A franchisee will typically operate their franchise business from a fixed location. Both the franchisee and franchisor must then determine the most suitable strategy for securing a premises and entering into a lease. In particular, the franchisor will need to consider who holds the lease and how this will impact both parties if a dispute arises during the term of the franchise agreement. We explore how franchisors can structure the lease for their network.

What are the Lease Options?

Whether the franchisee or franchisor holds the lease is a commercial decision. The franchisor should consider the following:

  • nature of the franchise system and size of the franchise network;
  • risk and commercial factors regarding the premises; and
  • potential exposure and liability.

The two most common strategies for leasing a premises are:

  1. The franchisee holds the lease; and
  2. The franchisor holds the lease and grants a licence to the franchisee to occupy the premises (with the landlord’s consent).

1. The Franchisee Holds the Lease

The franchisor may assist the franchisee to locate a suitable property and negotiate with the lessor to secure:

  • control of the site selection;
  • competitive rent;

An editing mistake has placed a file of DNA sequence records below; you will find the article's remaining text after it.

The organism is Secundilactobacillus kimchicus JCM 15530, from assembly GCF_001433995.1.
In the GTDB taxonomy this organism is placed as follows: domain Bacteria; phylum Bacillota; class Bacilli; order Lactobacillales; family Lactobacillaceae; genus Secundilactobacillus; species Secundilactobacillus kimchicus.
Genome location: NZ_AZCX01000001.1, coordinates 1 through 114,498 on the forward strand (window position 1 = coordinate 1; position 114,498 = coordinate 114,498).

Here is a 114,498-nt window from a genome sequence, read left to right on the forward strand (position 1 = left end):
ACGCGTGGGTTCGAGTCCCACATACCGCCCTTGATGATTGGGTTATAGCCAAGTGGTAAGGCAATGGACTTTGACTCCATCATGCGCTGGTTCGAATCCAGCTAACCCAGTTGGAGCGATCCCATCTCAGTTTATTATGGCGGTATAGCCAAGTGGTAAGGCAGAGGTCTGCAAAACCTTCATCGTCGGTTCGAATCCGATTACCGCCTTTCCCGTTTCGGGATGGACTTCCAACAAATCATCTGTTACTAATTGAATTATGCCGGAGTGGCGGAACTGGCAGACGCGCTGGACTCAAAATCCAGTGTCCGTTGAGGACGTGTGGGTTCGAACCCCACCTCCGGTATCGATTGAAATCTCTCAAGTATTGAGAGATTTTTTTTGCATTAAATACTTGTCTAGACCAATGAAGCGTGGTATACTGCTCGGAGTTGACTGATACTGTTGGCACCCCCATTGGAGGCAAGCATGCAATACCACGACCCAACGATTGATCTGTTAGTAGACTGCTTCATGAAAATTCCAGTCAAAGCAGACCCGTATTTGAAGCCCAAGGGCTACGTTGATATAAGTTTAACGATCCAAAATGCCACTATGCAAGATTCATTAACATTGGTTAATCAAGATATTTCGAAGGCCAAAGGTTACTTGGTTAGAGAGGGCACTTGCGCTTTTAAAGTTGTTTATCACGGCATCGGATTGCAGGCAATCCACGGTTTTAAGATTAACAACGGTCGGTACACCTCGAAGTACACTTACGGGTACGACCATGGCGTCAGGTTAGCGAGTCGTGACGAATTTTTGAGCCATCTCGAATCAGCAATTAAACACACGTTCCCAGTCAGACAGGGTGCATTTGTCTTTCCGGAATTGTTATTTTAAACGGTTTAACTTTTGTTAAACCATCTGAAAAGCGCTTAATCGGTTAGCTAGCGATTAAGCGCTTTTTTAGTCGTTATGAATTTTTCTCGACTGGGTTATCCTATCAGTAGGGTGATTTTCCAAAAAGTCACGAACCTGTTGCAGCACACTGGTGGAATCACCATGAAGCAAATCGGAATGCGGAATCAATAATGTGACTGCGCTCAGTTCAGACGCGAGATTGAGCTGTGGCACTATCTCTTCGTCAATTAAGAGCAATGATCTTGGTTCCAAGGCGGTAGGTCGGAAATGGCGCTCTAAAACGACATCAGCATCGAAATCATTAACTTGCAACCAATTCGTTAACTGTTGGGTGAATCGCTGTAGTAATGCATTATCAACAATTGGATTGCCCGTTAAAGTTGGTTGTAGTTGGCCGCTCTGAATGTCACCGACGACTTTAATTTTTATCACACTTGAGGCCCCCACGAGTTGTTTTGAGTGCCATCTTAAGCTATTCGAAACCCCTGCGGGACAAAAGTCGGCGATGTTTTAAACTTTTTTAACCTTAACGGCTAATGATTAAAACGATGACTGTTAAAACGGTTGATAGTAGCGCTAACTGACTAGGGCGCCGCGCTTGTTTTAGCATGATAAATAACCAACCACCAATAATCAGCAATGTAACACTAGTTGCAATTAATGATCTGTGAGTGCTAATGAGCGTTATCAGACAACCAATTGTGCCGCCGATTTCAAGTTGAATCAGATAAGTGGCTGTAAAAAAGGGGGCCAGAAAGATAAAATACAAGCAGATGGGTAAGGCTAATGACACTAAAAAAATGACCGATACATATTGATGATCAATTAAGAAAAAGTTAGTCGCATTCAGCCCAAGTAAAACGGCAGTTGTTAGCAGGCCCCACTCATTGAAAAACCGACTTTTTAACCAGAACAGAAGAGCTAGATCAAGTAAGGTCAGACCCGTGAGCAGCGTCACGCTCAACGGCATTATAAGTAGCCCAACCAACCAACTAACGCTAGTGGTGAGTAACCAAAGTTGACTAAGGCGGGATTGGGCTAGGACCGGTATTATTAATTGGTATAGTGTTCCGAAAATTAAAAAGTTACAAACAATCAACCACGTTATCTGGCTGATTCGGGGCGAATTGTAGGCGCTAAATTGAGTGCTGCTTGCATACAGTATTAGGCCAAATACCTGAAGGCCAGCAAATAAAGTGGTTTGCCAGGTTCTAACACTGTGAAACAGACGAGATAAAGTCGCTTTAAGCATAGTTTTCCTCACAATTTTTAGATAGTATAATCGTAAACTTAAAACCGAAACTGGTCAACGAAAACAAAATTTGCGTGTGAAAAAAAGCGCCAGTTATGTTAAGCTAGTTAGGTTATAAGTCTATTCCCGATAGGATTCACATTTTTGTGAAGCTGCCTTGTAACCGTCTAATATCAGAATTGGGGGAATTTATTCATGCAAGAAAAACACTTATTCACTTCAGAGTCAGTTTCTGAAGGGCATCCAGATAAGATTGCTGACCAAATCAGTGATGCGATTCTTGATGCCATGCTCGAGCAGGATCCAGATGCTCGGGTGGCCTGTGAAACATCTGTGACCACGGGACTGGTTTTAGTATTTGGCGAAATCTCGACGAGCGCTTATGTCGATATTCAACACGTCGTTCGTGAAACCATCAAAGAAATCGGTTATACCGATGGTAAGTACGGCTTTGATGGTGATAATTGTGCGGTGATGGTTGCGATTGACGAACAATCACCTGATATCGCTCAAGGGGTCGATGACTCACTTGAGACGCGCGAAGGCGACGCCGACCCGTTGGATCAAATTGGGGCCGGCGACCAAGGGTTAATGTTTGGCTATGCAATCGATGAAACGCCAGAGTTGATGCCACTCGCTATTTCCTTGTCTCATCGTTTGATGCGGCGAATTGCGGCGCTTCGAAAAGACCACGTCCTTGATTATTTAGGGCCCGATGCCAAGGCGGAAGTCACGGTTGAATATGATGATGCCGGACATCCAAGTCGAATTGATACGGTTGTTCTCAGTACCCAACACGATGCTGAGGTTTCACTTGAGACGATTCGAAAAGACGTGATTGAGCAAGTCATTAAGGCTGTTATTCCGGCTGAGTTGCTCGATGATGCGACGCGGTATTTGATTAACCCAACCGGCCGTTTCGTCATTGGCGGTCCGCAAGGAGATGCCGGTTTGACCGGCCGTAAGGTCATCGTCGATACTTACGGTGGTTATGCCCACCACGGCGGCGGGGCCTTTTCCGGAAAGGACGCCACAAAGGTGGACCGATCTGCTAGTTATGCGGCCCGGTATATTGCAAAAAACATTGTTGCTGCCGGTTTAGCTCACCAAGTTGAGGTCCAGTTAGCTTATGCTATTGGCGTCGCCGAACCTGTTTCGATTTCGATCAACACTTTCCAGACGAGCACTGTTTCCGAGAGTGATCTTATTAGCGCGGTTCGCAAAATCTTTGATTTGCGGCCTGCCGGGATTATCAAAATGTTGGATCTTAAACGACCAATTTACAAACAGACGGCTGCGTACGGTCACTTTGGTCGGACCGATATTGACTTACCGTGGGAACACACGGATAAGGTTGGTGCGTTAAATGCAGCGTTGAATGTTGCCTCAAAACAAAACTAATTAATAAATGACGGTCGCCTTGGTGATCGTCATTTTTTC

• a rent-free period; and
  • incentives for the franchisee.

Many franchisors provide this service and even charge the franchisee an additional fee. The franchisor, however, accepts the risk that they may be responsible if the site is unsuccessful. It’s good practice to reduce potential liability by obtaining a signed letter of acknowledgement from the franchisee stating that the franchisee will:

  1. conduct their due diligence concerning the premises;
  2. satisfy themselves that the location is suitable;
  3. enter into the lease as a result of their assessment of the premises; and
  4. not rely on any representations or statements the franchisor made relating to the suitability of the premises.

The franchisor is not responsible for fulfilling any obligations under the lease. If the business struggles, the franchisee (as lessee) will be liable for continuing to pay rent until the end of the lease term.

What Happens If the Franchisee Exits the Network?